Gaux Girl - Jane Keltner de Valle

2019-08-02

The glossy luster of “magazine editor” as career choice predated some of the more 21st century titles social society has come to venerate — and the glamorous veneer hasn’t gone away. Editors are professional arbiters of style, tastemakers, and trend-callers or, simply put, the original influencers. That clout explains why some of the most well-known names — like industry vet Jane Keltner de Valle — have developed a must-follow cachet.

Before becoming the style director at Architectural Digest, Jane’s CV was populated with major fashion-world names: ELLE, Glamour, and Teen Vogue all saw her rise through their ranks. It was at the latter where she met and worked for the woman who recruited her to AD (proof positive that finding a mentor who can chart your career growth might pay off in spades).

We caught up with Jane to find out about the transition from fashion to home, how her signature style directs the way she shops, and the advice she'd give someone looking to find a fulfilling mentor relationship.

Has the experience of working at fashion magazines and an interior-focused title changed the way you define personal style?

I view personal style as something that’s holistic. It extends far beyond one's wardrobe. How you decorate your home. How you entertain and set a table. How you interact with the world around you. Those whose style I most admire embrace this with total confidence, elegance, and flair.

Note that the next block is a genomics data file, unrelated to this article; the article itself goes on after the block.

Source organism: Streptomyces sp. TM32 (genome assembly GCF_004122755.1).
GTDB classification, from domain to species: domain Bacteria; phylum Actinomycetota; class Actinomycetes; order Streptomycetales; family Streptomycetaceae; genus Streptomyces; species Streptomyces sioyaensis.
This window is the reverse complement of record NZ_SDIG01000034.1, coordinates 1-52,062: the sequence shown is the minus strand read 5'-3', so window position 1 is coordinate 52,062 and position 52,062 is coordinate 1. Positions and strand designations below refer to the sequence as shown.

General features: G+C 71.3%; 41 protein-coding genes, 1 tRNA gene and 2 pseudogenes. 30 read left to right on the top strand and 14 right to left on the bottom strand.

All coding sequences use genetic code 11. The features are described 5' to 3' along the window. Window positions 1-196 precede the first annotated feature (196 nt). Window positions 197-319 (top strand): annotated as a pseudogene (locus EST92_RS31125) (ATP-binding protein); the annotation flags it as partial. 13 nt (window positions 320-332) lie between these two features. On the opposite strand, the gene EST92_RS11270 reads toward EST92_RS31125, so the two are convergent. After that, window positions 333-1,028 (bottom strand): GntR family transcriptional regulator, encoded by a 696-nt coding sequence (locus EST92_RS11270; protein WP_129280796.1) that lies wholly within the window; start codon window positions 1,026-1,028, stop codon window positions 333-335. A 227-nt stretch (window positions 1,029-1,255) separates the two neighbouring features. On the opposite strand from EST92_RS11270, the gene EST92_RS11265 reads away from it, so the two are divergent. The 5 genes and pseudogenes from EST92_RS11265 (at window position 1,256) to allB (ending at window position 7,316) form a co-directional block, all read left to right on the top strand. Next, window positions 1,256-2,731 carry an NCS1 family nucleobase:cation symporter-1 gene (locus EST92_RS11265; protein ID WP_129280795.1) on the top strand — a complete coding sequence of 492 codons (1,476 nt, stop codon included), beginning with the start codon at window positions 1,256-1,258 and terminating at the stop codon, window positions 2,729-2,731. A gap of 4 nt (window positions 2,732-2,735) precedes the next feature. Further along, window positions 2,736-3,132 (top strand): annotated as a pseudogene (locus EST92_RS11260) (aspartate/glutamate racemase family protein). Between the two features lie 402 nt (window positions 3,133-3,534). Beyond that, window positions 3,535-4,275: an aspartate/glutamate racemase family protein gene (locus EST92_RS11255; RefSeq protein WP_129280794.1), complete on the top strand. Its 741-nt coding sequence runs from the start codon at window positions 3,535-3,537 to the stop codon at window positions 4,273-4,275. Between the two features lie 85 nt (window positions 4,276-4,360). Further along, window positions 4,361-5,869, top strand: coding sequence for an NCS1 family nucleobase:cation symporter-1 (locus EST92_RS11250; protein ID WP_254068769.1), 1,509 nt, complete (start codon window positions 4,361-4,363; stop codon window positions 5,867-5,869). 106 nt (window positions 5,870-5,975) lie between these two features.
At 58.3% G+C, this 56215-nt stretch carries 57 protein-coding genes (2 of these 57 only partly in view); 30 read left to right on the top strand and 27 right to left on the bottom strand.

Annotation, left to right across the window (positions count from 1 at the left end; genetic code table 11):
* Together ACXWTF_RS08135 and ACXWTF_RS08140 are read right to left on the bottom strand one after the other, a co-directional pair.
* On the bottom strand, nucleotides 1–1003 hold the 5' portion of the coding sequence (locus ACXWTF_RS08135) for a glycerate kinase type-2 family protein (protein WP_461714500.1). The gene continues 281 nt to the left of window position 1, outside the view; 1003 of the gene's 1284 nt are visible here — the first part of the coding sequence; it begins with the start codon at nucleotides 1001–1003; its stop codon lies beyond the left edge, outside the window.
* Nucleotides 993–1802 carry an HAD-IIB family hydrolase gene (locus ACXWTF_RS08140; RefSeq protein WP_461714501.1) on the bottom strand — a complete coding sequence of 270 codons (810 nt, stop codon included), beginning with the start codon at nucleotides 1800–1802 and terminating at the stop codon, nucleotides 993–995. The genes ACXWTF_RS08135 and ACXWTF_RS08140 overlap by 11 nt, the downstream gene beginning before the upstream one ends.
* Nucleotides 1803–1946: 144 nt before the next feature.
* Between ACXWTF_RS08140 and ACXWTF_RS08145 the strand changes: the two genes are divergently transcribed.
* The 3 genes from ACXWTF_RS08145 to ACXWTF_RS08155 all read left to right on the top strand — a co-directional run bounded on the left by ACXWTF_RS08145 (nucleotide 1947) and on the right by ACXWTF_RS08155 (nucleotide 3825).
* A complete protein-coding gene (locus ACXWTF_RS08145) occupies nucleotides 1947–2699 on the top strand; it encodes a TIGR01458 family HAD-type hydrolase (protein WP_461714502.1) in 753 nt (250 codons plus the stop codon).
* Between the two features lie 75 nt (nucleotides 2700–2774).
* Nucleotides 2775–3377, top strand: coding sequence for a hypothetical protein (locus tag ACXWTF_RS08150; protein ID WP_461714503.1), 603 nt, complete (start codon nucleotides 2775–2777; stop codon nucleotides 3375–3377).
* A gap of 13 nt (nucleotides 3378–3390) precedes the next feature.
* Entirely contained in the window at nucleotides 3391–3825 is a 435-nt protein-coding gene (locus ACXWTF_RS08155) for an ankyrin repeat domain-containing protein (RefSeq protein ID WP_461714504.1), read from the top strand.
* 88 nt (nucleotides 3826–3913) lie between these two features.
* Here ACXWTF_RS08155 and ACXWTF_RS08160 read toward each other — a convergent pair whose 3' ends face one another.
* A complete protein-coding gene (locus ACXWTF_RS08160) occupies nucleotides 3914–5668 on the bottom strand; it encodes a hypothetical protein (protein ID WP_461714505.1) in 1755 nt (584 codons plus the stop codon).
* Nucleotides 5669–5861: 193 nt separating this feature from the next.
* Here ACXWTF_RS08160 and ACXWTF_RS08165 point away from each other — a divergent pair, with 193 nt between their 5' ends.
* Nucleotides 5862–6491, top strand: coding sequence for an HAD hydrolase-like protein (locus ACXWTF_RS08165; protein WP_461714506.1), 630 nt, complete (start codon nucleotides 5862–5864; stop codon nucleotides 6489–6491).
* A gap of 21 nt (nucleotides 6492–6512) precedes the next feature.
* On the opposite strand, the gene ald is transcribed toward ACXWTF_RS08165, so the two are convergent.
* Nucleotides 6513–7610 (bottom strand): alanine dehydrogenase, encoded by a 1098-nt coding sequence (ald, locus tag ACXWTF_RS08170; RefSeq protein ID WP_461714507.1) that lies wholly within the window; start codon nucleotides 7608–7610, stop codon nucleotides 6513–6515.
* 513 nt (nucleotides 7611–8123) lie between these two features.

Do you consider yourself someone who has a style “uniform”? If so, what is it and how did you develop it? Does it make shopping or getting dressed easier?

You will pretty much always find me in either a skirt with a knit pullover or a dress. It’s been my uniform for probably the last 15 years. I find it most flattering on my body, and it definitely takes some of the guesswork out of getting dressed in the morning, which when you’re trying to get the kids out the door for school and then to the office is helpful. But I’m definitely still on Net-a-Porter and other sites a few times a week looking at what’s new. That quest for refining or expanding your look never goes away.

You’ve spoken about the importance of being open to new experiences professionally. How  can women quiet that inner voice saying "you can't do that role - you don't have the right experience."

I think there's no better time than now to break outside of whatever box you might feel you're in. It's such an old-fashioned mentality to think that you can only do one thing or that you can't do more than one thing well. I've always had multiple interests and passions, and I feel grateful that this is a moment when our society is coming around to embracing the fact that one doesn't have to follow a linear path to find success or fulfillment. I think women especially are the ultimate multitaskers, and as such are really good at fulfilling multiple roles at once. And I’m a firm believer that with each new thing you take on, you are expanding, informing and enriching, not restricting, what you bring to the table. 

You’ve found a wonderful mentor in Amy Astley: How would you advise people to go about finding a mentor or nurturing the relationship?

I was lucky to meet Amy early in my career when she hired me at Teen Vogue. I've always admired the fact that she's so authentic as a person. There are different kinds of mentors of course, but for me it was important to find people around me who demonstrated that you can be successful in both work and family life; that they aren’t mutually exclusive. 

What’s the best piece of advice you’d give someone you were mentoring?

Be the best version of you, not the second best version of someone else. You always want to carve your own path and not just try to emulate someone else's. 

What does being a girl on the gaux mean to you?

Family, work, travel, adventure, fun. In other words, having your cake and eating it too. 

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Photos by Kirsten Francis for Margaux

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